Author and educator René Saldaña, Jr. once again writes a fast-paced, thought-provoking novel that will engage young adults in questions about their own lives and responsibilities to family, friends, and most of all, to themselves.

RENÉ SALDAÑA, JR. is the author of The Case of the Pen Gone Missing / El caso de la pluma perdida (Piñata Books, 2009), The Whole Sky Full of Stars (Random House, 2007), The Jumping Tree (Delacorte, 2001), and Finding Our Way: Stories (Random House, 2003). He lives in Lubbock, Texas, where he teaches in the College of Education at Texas Tech

Pelé King of Soccer Winner!

Congratulations to Lori Langer de Ramirez -MisCositas‬

Gracias por participar.


Cassy said...

Mil gracias Rene, for posting about these children's and YA books. I'm always on the lookout for these types of selections that address our kids, our cultures. I'm a Latina biingual 4th gr teacher in NJ. Sadly, our school library is lacking in Latino books and I'm constantly making suggestions to the librarian who "cuando se le ocurre" will buy a few new bilingual books.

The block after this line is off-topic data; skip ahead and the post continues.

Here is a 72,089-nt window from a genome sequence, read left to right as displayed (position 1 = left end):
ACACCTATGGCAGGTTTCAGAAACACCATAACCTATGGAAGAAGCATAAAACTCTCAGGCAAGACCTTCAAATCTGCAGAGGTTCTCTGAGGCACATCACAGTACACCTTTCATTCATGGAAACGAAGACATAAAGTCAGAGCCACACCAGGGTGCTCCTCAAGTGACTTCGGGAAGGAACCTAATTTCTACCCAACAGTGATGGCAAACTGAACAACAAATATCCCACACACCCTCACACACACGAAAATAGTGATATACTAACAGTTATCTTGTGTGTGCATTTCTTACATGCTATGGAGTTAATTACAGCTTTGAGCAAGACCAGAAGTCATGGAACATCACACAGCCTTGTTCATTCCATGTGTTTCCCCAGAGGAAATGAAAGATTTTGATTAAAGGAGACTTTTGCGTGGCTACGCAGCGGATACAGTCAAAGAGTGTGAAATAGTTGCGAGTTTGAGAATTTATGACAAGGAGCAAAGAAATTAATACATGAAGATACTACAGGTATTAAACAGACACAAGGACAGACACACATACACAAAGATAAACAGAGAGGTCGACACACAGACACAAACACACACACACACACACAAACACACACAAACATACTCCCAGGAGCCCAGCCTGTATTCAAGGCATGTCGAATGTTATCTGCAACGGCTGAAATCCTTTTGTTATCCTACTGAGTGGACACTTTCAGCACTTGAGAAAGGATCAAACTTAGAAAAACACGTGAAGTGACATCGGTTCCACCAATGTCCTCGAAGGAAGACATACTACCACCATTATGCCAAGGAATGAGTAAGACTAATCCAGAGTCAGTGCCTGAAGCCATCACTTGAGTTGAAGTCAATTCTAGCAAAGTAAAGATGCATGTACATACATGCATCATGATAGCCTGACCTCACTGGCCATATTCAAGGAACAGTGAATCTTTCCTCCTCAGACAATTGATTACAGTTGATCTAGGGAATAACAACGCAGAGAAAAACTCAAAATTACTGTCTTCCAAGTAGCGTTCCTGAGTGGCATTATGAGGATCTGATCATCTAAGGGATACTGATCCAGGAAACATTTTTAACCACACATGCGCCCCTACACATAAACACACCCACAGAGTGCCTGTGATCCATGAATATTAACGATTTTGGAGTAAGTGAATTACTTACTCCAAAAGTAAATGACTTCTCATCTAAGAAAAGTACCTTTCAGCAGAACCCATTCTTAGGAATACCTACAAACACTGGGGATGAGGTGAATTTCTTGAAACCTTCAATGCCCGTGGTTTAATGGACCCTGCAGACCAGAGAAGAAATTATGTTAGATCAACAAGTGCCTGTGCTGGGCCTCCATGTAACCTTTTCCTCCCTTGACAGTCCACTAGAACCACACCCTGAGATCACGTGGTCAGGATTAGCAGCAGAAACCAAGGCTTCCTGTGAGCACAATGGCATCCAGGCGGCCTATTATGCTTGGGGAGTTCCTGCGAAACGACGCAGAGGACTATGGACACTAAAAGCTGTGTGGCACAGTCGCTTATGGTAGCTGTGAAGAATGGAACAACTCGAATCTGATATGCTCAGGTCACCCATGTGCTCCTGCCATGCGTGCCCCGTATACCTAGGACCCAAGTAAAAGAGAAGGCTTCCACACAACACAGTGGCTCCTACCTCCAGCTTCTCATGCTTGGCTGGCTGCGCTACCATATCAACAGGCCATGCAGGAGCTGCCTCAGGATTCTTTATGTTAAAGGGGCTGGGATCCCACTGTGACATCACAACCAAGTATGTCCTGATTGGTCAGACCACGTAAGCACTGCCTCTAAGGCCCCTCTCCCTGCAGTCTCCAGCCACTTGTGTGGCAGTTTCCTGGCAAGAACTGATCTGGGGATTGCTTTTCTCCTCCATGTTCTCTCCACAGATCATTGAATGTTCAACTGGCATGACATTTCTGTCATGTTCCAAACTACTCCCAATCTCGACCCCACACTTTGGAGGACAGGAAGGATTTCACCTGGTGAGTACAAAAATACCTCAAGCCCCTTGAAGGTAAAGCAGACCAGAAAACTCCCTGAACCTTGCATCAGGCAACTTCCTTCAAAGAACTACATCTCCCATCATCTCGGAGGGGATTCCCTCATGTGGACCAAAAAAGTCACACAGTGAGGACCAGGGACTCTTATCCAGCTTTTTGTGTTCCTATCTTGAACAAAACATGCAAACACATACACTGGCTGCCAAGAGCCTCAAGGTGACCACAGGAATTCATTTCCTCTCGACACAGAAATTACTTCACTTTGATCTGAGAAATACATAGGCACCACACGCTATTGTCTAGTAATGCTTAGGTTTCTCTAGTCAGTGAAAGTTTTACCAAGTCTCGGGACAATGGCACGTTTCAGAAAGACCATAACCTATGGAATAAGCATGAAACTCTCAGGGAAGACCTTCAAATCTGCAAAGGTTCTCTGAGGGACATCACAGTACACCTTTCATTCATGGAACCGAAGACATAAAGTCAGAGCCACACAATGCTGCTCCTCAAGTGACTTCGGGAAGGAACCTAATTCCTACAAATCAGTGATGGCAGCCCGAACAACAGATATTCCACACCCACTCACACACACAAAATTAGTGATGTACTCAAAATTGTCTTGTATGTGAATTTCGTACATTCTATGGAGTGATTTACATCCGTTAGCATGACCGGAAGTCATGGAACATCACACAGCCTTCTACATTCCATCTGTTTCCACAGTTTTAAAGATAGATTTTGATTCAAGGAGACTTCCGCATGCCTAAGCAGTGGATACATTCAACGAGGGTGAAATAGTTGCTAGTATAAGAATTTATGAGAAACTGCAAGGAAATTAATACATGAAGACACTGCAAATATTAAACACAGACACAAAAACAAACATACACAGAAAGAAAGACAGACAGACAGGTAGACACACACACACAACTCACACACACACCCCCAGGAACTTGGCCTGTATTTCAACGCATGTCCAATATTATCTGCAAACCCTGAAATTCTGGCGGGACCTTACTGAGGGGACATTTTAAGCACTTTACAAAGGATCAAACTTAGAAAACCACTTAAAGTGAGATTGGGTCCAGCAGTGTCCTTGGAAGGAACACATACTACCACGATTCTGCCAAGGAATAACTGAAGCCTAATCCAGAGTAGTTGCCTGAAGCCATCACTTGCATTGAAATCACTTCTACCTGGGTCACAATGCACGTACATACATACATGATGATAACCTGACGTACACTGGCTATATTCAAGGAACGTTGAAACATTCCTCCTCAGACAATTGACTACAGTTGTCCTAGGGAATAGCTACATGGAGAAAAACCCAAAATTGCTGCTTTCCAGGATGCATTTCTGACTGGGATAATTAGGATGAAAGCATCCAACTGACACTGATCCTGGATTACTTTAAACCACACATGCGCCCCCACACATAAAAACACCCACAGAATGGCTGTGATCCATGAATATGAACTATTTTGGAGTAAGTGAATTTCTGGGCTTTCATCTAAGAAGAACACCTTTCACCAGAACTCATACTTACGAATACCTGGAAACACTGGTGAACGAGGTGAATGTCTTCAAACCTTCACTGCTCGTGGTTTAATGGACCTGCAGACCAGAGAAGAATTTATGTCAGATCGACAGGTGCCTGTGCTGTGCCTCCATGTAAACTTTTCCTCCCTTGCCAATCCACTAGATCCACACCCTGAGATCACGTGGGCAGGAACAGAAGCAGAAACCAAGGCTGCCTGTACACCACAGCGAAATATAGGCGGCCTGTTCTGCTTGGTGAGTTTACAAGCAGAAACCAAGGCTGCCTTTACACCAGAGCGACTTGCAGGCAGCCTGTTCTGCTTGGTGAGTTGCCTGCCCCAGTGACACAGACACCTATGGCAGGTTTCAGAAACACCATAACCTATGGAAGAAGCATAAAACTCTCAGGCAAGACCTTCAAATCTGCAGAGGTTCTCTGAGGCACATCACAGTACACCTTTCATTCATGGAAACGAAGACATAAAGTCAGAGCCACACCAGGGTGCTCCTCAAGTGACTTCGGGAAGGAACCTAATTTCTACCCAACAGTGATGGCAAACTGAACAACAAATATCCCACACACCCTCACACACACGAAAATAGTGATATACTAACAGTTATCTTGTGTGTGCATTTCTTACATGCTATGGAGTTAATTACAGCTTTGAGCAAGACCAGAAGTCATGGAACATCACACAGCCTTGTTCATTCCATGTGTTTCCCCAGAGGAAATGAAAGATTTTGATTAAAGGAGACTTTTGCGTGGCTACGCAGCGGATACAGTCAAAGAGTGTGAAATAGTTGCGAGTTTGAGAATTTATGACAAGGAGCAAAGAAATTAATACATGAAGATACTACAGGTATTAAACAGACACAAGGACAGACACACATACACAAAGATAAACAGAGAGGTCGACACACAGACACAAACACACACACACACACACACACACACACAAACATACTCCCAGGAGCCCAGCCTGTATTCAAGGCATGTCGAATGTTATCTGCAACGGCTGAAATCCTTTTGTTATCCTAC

Thank you, as I look to La Bloga as a resource in so many ways...

Roller shoes said...

well,interesting post
I read it,like it

Rene Colato Lainez said...

Thanks Cassy,

We need to promote multicultural books! They are full with treasures.

Peni R. Griffin said...

Hey, I know that author! Three cheers for Lupe!

Of course, a raspa isn't a snow cone. A snow cone is a Slurpee in a different shaped container. Raspas have some body to them. I think we should start using raspa more among English speakers so that they internalize the difference and don't demean true raspas by association with the inferior product. Ditto paleta, which is way superior to a popsicle.